Rare Country’s 5 looks at the biggest country hits from women in the '90s

In the past couple of years, we’ve heard a lot about the lack of women on country radio. Miranda Lambert and Carrie Underwood have mostly dominated the charts as solo female artists until recently when we started hearing more and more from country ingénues like Kelsea Ballerini and Maren Morris. It hasn’t always been this way, though.

Back in the ’90s, one of our favorite eras of country music, women were all over the country road. In fact, on a recent journey down that road, as we were picking our favorite ’90s hits, we called out a few of our favorite females.

We’re going to tell you who those lovely ladies are, but you’ll have to watch the video as our Rare Country’s 5 host, Erin Holt, reveals those songs you know by heart.

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No list from any decade in the past three would be complete without Ms. Reba McEntire occupying a spot. And when it comes to creating magic in her live shows, Reba is truly the queen, but in the 1990s, she had a spotlight moment with one special song that had the crowds roar with delight. Hint: “To thine own self be true.”

She has one of the best female voices in the history of country music and music in general. The sheer vocal power she possesses belies her diminutive stature, but when Martina McBride released this powerful anthem, we realized what she was truly capable of, and it blew our minds. Martina has released several songs that empower women, but this one set the bar high and is often considered her signature hit. Hint: “I ain’t saying it’s right or it’s wrong.”

Way back before she was Mrs. Garth Brooks, Trisha Yearwood was a successful solo female artist. And she didn’t play around with getting started on that road to success. She broke out of the gate with a debut No. 1. Her crystal clear vocals have made her an in-demand duet partner with artists like Garth, Josh Turner, Don Henley, Kelly Clarkson and Aaron Neville. But this chart-topper, it was all Trisha. Hint: “He was wrong and honey you are, too.”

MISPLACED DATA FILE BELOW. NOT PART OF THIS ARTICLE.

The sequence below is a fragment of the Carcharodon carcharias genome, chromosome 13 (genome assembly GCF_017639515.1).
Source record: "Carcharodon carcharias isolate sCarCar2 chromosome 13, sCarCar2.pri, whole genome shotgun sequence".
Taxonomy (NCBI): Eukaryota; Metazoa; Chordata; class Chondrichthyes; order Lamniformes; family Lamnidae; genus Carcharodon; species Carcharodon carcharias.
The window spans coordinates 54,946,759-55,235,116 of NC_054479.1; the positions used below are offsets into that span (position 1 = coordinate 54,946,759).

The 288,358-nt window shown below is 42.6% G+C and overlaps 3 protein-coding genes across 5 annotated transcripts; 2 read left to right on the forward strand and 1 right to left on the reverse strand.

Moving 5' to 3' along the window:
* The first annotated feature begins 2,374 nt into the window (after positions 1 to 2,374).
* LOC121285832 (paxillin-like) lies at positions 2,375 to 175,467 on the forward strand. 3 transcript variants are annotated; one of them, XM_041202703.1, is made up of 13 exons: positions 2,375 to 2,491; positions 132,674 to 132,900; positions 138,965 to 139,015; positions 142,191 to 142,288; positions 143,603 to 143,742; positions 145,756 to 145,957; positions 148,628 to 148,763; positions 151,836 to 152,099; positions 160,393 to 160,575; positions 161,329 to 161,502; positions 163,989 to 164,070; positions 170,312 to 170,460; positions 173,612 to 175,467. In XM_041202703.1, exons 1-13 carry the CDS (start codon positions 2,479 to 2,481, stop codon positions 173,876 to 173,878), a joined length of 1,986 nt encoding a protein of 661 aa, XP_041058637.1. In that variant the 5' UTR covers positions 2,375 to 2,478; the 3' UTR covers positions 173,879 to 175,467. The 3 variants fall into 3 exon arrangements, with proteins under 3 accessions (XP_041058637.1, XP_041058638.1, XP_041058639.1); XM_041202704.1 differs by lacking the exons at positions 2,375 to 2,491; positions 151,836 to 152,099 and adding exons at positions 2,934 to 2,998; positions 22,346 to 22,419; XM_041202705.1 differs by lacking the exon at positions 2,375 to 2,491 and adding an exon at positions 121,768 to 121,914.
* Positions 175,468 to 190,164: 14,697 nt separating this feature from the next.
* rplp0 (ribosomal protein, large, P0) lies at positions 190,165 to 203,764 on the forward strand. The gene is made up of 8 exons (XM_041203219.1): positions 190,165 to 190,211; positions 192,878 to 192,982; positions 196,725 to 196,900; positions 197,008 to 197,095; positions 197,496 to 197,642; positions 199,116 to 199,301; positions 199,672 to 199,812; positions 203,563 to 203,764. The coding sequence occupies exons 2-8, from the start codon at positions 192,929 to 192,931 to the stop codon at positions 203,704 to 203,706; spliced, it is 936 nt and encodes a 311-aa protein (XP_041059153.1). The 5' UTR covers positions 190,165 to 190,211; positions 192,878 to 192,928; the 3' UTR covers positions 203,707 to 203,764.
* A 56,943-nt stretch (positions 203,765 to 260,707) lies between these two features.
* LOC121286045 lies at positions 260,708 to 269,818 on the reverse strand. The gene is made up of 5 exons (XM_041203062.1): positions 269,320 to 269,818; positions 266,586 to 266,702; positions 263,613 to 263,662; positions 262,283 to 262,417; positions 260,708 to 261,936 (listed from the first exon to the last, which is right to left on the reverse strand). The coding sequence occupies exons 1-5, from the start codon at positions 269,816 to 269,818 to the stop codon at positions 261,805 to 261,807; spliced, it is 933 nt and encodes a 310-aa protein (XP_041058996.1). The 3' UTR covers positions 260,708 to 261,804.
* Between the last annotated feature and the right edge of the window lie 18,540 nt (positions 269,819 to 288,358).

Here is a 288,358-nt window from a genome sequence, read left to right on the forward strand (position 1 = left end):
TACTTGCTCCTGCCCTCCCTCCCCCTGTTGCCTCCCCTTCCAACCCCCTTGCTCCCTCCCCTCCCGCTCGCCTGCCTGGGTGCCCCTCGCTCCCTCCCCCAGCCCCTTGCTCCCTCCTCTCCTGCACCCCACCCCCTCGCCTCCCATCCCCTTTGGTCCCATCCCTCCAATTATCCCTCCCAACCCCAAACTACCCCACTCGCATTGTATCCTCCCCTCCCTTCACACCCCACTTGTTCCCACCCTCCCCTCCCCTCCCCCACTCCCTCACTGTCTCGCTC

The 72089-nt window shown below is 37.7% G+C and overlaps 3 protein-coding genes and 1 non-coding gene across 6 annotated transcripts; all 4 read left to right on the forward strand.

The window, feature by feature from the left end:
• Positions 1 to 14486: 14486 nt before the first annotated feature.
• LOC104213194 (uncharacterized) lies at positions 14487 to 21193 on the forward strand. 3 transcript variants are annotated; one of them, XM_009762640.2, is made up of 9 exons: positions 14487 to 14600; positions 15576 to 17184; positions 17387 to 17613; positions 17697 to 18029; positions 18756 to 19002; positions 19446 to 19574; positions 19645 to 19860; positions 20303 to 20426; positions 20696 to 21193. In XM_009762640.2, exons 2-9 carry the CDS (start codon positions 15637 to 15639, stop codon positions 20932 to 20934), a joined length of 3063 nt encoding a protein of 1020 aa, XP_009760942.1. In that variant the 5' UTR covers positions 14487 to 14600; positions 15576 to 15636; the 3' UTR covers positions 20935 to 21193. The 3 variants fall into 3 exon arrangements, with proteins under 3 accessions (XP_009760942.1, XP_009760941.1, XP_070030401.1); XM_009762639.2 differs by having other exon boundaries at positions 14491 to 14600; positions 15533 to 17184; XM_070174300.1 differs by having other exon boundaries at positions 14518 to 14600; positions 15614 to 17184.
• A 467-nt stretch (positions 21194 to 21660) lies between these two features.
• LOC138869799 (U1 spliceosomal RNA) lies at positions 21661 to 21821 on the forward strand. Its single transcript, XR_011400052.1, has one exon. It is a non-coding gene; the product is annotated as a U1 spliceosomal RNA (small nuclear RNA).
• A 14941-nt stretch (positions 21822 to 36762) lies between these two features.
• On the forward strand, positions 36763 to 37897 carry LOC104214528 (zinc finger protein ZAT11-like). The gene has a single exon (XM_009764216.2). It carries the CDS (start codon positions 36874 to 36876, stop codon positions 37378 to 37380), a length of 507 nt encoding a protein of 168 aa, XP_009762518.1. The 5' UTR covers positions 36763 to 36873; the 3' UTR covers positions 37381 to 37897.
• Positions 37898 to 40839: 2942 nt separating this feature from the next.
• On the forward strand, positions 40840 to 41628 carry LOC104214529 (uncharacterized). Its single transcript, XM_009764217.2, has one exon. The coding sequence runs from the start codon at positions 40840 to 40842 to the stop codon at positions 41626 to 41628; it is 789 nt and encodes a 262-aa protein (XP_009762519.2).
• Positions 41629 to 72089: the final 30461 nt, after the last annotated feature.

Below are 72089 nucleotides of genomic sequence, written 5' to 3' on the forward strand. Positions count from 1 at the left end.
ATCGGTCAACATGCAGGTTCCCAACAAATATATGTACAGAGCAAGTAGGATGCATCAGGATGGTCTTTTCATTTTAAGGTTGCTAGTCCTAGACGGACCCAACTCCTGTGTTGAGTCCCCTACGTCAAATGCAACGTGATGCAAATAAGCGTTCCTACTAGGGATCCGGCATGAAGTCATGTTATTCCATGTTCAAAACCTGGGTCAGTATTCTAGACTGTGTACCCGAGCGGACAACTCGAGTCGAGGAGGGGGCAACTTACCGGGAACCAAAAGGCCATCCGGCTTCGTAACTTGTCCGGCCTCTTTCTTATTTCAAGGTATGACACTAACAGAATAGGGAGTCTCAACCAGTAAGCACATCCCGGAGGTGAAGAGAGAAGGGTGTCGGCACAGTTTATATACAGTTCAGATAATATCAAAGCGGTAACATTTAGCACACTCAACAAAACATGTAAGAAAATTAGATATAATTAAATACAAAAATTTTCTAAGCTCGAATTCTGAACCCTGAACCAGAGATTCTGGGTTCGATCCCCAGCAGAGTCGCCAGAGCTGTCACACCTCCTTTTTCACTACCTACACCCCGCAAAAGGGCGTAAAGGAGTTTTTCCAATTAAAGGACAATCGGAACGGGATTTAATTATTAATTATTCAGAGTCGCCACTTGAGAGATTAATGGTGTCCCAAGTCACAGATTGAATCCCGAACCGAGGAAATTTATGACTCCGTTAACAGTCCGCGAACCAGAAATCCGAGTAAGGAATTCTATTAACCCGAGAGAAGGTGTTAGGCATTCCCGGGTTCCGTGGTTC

RELATED: Garth Brooks and Trisha Yearwood made music magic with this onstage duet

When it comes to setting a trend, Shania Twain was not afraid. In addition to making it OK to bare your belly, Shania was also fearless when it came to pushing the envelope in regards to the messages in some of her songs. This snappy tune that is responsible for putting her on the American map was unique in that it was as popular for it’s singalong ending as it was for it’s romping chorus. Hint: “I need a man who knows.”


The true test of a signature hit is when just a few opening notes can make listeners heave a sigh of contentment, and we’ve witnessed this Deana Carter smash doing exactly that. It isn’t likely that Deana knew what she had when she released this coming-of-age hit, but after singing it at every performance for the past 20 years, she knows now. Coincidentally, this song is a true story from writer Maraca Berg. Hint: “There’s nothing time hasn’t touched.”

Based in Nashville, Tammy is a 20-year veteran of the country music community. She has worked in marketing, PR and artist development. Follow her @TammyGooGoo and join the conversation @RareCountry
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